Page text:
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Am J Respir Crit Care Med. 2003 Mar 15;167(6):835-40. Epub 2002 Nov 14.

Nontuberculous mycobacteria. II: nested-cohort study of impact on cystic fibrosis lung disease.

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The Cystic Fibrosis/Pulmonary Research and Treatment Center, the Department of Epidemiology, University of North Carolina at Chapel Hill, Chapel Hill, North Carolina, USA.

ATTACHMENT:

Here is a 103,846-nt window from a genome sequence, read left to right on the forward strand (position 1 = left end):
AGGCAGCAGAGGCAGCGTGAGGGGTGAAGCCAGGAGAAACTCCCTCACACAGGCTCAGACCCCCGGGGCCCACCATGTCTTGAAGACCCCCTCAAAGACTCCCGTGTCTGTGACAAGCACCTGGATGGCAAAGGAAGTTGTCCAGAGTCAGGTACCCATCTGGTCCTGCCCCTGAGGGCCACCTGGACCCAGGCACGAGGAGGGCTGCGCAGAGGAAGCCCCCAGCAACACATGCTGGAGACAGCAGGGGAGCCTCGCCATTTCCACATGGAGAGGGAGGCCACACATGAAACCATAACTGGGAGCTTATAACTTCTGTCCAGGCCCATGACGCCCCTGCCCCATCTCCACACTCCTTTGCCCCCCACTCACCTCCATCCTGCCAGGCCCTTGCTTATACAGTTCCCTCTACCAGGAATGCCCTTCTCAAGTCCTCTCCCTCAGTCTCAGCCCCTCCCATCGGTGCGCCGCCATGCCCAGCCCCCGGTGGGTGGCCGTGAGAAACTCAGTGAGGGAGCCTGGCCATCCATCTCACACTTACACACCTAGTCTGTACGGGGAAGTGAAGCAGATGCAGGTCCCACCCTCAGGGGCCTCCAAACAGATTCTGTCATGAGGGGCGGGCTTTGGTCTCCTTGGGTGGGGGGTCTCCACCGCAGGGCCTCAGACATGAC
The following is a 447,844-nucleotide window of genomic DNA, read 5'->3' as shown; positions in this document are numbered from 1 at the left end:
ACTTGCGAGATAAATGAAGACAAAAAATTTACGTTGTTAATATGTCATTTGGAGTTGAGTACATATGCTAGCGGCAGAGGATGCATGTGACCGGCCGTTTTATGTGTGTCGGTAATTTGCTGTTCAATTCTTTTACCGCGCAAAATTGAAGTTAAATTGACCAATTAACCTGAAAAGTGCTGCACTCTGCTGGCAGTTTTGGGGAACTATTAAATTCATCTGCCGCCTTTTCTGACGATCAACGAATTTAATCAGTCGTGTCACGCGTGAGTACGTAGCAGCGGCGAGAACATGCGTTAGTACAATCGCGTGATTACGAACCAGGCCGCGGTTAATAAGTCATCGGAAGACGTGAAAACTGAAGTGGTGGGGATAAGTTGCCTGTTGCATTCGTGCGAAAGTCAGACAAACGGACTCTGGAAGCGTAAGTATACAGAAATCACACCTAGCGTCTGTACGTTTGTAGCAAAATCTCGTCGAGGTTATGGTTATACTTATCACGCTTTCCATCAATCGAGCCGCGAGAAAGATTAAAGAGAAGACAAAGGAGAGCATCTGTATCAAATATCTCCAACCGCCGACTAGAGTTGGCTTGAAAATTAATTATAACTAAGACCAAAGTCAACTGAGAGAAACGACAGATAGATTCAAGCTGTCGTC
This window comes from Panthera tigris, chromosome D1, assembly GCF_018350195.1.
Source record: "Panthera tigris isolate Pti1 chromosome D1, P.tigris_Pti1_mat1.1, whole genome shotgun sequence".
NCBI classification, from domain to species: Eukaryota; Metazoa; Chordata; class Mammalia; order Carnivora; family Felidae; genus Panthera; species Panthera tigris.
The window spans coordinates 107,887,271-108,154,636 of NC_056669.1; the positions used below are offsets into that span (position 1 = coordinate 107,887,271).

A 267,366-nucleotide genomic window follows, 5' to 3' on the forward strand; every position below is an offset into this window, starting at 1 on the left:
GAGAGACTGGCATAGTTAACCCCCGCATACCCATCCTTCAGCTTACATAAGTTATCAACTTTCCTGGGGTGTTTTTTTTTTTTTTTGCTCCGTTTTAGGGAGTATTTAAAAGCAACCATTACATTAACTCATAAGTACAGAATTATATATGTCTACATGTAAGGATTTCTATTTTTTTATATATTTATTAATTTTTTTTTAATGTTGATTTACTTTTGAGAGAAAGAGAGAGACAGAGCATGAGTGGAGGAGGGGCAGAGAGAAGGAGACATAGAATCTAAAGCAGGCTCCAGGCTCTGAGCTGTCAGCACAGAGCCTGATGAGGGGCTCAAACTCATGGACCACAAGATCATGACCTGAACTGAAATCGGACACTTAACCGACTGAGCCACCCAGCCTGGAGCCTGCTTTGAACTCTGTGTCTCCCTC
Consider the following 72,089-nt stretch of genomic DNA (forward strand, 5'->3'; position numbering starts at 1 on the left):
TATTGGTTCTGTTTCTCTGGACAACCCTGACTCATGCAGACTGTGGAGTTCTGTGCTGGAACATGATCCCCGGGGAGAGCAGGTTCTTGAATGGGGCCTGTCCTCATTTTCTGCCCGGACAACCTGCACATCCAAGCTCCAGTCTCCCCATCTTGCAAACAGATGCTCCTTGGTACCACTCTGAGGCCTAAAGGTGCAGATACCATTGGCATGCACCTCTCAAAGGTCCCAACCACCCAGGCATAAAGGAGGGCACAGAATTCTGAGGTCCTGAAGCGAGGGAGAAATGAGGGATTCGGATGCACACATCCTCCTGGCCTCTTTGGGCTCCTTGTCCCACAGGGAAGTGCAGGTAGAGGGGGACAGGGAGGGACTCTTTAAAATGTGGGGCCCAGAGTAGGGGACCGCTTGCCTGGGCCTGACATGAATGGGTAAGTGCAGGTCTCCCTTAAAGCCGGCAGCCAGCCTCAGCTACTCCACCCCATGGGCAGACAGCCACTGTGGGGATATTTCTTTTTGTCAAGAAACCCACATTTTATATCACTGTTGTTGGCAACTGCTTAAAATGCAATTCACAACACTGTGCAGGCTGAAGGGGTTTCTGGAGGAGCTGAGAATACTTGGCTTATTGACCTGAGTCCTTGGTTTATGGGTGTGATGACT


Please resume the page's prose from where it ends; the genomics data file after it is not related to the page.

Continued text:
The prevalence of nontuberculous mycobacteria (NTM) is high (approximately 13%) in sputum of patients with cystic fibrosis (CF), but the impact on lung disease is unknown. We followed 60 incident NTM-positive and 99 culture-negative patients with CF for 15 months and assessed clinical impact of NTM by FEV1 and high-resolution computed tomography (HRCT) of the chest. Mycobacterium avium complex was seen in 75% of NTM-positive subjects. The annual rate of decline in FEV1 was not different among control versus NTM-positive subjects who did not, or did, meet American Thoracic Society microbiologic criteria for NTM disease (3 +/- 1, 3 +/- 2, and 5 +/- 2%, respectively). More subjects with three or more positive cultures for NTM had two or more characteristic findings on entry HRCT (60%, 9/15) as compared with subjects with two positive cultures or less (32%) or negative cultures (19%; p < 0.02). All subjects with three or more positive cultures and exit HRCTs (n = 6) showed progression of HRCT findings, whereas only 17% of subjects with two positive cultures or less had progression (p = 0.0006). In summary, no significant short-term effect on FEV1 was detected in patients with multiple positive NTM cultures, but an abnormal HRCT was predictive of progression. Patients with CF and multiple positive NTM cultures, characteristic HRCT findings, and progression of HRCT changes should be monitored closely and considered for antimycobacterial therapy.

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